When John Bryant opened the letter from Surf Life Saving New Zealand recently, his first thought was “what have I done now?”
The Mount Maunganui Lifeguard Service coach suspected he’d spoken his mind once too often and fallen foul of officialdom, allowing his undiluted passion for the surf lifesaving movement to get the better of him.
The passion part was right but the falling foul bit couldn’t have been further from the truth. Instead, the letter explained, 50-year-old Bryant – known far and wide by his nickname “Spindles” – was about to receive one of the youngest life memberships ever awarded by the national organisation.
“I was quite shocked and I certainly didn’t expect it – I thought I was too young to be getting a life membership,” Bryant, who is currently with the Mount team at the Rescue 2014 world championships in France, told Dscribe Media. “I am completely humbled too. I’ve never spent enough time in one place to get a life membership at a club but this is a huge honour and I’ve got so many good friends and good memories in this movement.”
Bryant is a former New Zealand coach, having spent 13 years with the St Clair club in Dunedin, 13 years with Christchurch club South Brighton and the last 12 years running the Mount Maunganui Lifeguard Service sports programme.
He’s won the Alan Gardner Trophy – awarded to the top club at surf lifesaving’s national championships – a staggering eight times in the past 14 years and took New Zealand to second in the world during his six-year national coaching reign.
He’s coached triathlon star Andrea Hewitt, Olympic champion kayaker Lisa Carrington and a handful of world champions, like sprinters Chelsea Maples and Holly Moczydlowski. A rough count of national titles by athletes he’s coached runs close to 500.
Just as importantly, he’s also racked up 37 consecutive years as a patrolling lifeguard, attending hundreds of rescues and being first on the scene at incidents while his squads were out training.
Not surprisingly, he’s a fierce advocate of the benefits of surf spots, having seen first-hand the impact they can make on keeping beaches safe for the public.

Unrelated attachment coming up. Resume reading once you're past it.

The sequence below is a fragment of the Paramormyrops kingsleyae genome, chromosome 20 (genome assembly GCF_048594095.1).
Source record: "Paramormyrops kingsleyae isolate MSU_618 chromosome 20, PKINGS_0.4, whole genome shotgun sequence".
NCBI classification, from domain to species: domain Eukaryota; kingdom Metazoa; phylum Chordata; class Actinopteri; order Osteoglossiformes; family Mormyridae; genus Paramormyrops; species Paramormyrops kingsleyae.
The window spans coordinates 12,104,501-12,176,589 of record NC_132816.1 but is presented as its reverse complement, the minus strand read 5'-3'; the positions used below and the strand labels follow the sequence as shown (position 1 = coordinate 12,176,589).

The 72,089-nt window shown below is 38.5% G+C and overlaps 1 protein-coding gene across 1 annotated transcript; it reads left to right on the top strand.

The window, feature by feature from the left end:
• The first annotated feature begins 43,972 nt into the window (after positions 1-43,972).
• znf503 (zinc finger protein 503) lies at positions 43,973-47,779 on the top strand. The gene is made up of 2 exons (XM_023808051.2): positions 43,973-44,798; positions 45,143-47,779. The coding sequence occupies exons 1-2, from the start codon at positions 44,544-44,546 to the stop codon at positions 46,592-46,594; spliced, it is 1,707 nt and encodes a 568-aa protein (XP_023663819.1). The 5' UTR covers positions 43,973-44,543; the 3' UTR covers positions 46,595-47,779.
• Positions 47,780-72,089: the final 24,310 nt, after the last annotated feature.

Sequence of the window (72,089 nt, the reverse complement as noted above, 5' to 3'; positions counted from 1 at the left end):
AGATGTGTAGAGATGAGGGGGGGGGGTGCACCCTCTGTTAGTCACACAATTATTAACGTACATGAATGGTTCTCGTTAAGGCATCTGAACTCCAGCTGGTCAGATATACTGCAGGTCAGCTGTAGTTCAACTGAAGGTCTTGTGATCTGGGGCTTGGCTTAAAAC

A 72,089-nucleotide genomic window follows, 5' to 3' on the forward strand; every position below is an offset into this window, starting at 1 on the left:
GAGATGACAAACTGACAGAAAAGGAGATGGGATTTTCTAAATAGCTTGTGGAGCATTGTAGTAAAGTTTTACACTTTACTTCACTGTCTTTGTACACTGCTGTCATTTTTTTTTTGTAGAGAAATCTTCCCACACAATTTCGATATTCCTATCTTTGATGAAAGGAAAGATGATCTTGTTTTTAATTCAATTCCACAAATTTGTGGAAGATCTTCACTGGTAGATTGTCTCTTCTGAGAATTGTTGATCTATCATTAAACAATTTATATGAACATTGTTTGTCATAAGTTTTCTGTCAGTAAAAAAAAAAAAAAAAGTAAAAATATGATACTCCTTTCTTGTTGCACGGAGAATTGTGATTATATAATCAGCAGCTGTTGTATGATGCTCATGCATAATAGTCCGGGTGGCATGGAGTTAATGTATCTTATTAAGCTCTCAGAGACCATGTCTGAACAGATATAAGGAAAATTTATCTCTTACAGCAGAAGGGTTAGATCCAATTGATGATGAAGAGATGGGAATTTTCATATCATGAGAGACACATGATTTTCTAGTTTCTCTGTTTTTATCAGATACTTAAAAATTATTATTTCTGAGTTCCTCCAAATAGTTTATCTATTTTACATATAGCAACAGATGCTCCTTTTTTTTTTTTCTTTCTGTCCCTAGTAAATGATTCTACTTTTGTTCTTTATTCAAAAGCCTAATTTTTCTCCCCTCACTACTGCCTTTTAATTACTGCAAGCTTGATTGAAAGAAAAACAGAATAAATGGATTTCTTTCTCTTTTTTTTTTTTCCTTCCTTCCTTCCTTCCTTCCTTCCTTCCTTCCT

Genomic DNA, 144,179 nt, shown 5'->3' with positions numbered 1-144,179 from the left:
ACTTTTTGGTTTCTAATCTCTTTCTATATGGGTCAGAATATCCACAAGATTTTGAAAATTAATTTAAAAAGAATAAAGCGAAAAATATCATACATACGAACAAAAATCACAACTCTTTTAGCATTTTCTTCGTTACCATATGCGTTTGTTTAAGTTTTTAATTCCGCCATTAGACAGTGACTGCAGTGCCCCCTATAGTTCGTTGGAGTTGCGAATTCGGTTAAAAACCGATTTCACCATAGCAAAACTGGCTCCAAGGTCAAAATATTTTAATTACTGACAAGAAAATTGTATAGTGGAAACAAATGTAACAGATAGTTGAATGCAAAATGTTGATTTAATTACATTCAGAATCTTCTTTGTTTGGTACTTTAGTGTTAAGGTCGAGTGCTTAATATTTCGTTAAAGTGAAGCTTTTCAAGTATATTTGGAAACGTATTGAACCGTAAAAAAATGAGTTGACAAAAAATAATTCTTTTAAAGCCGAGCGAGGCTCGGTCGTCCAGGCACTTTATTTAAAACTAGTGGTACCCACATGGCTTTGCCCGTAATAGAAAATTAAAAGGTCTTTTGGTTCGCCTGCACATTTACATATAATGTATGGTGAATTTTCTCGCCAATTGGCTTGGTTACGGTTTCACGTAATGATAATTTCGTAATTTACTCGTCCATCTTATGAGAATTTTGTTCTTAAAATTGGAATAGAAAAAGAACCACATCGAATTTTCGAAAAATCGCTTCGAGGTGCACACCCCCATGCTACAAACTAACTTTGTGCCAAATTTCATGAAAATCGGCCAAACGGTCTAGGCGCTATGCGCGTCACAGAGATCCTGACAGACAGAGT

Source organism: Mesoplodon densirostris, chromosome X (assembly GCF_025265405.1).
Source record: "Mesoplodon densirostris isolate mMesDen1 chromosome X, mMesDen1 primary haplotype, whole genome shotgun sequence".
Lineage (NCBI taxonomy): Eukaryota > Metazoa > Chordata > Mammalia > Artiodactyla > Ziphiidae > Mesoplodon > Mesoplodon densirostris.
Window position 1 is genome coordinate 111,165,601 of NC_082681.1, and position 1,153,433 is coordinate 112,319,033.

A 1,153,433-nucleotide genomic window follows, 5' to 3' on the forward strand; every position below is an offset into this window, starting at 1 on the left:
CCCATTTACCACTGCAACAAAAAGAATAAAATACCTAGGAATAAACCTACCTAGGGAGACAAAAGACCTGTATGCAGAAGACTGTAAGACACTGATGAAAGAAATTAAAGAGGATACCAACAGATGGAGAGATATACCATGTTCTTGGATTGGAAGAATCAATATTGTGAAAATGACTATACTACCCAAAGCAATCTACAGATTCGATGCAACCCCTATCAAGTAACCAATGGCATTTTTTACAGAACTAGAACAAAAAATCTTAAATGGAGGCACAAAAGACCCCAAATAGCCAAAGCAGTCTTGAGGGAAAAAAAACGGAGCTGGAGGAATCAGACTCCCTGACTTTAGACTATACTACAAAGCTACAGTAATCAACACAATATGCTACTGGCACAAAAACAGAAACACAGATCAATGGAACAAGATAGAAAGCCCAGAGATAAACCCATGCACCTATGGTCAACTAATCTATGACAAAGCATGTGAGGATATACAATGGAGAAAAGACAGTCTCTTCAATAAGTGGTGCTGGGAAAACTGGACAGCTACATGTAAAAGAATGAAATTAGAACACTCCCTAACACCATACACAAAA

“I didn’t really see the value of the surf sports side of things for lifeguarding until I moved up here to the Mount and realised a fitter, faster lifeguard saves lives. Without that surf sports side of things, people would die left, right and centre.”
Bryant wandered down to the St Clair club when he was 13, following a group of mates who were keen surfers. Something clicked with the surf lifesaving movement, however, and he soon progressed into board and ski paddling, canoes and IRB racing.
Off the beach, he also represented Otago in basketball and played national league volleyball.
To keep himself fit, he trained under swimming super-coach Duncan Laing for five years in Dunedin, before moving to South Brighton and coming under the influence of another former national coach, Geoff Barry.
He started dabbling in coaching at St Clair but really moved into the role in Christchurch, eventually coaching the Canterbury under-19 and open surf league teams.
“I took Geoff Barry’s planning, (former New Zealand ironman champion) Lars Humer’s ability to get the best out of the athlete and Duncan’s programming – that’s formed the basis of my coaching philosophy.”
Through it all, he’s been ably supported by wife Rachael Leckie.
“I’ve got the best supporter in the world, in Rachael. She allows me to do something I really enjoy doing. It must be hard for her at times because I spend a lot of time at the beach, a lot of time on my phone and a lot of time on my laptop at night. But she never ever complains and I couldn’t do this sport without her.”
Mount Maunganui Lifeguard Service chairman Paul Treanor credits Bryant with having a huge impact in the resurgence of the club.
“As soon as he arrived here, Spindles set about instilling core values in his athletes – like respect, hard work and discipline,” Treanor explained. “Over time, these values have permeated through the rest of the club and into all areas of lifeguarding, sports and our culture. We’ve had incredible success with our athletes in recent years but just as importantly, they’ve had fun doing it and have given back so much to the movement. That’s the legacy Spindles has helped create and I can’t think of a more worthy recipient for life membership of our national body.”
That’s not a call for Bryant to sit back and relax, however.
“Nothing changes with this – I’ll just continue to do my job. I’d love to see some more of these young kids coming through and representing New Zealand. If I can manage to keep my body together until the age of 60, that will be my swansong. Then I’ll drop out and go and coach 5 and 6-year-olds – that way I’ll be able to stand in the water and have them run around me rather than having to go out paddling with them! I’m a big believer in completing the circle and finishing up where I started, so that would be a good way of doing that.”
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